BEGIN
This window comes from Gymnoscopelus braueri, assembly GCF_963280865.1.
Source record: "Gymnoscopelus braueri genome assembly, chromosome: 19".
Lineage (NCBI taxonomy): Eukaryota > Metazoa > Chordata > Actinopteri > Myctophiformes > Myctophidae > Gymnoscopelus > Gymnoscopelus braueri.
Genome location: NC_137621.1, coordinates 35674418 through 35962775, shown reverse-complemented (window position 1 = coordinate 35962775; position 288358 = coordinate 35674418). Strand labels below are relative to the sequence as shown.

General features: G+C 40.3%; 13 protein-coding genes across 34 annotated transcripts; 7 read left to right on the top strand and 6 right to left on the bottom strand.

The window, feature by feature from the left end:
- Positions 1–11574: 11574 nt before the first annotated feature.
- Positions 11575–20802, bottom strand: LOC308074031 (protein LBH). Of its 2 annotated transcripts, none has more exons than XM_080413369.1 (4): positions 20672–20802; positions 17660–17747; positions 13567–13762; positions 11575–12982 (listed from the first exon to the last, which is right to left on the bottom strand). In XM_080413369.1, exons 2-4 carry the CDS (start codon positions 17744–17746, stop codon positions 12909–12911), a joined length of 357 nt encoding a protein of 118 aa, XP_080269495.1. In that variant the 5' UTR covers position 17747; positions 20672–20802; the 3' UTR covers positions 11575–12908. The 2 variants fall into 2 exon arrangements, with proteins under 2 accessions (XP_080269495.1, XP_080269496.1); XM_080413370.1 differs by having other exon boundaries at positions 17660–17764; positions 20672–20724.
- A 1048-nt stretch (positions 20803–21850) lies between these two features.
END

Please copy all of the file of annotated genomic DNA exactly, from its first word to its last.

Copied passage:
This window comes from Gymnoscopelus braueri, assembly GCF_963280865.1.
Source record: "Gymnoscopelus braueri genome assembly, chromosome: 19".
Lineage (NCBI taxonomy): Eukaryota > Metazoa > Chordata > Actinopteri > Myctophiformes > Myctophidae > Gymnoscopelus > Gymnoscopelus braueri.
Genome location: NC_137621.1, coordinates 35674418 through 35962775, shown reverse-complemented (window position 1 = coordinate 35962775; position 288358 = coordinate 35674418). Strand labels below are relative to the sequence as shown.

General features: G+C 40.3%; 13 protein-coding genes across 34 annotated transcripts; 7 read left to right on the top strand and 6 right to left on the bottom strand.

The window, feature by feature from the left end:
- Positions 1–11574: 11574 nt before the first annotated feature.
- Positions 11575–20802, bottom strand: LOC308074031 (protein LBH). Of its 2 annotated transcripts, none has more exons than XM_080413369.1 (4): positions 20672–20802; positions 17660–17747; positions 13567–13762; positions 11575–12982 (listed from the first exon to the last, which is right to left on the bottom strand). In XM_080413369.1, exons 2-4 carry the CDS (start codon positions 17744–17746, stop codon positions 12909–12911), a joined length of 357 nt encoding a protein of 118 aa, XP_080269495.1. In that variant the 5' UTR covers position 17747; positions 20672–20802; the 3' UTR covers positions 11575–12908. The 2 variants fall into 2 exon arrangements, with proteins under 2 accessions (XP_080269495.1, XP_080269496.1); XM_080413370.1 differs by having other exon boundaries at positions 17660–17764; positions 20672–20724.
- A 1048-nt stretch (positions 20803–21850) lies between these two features.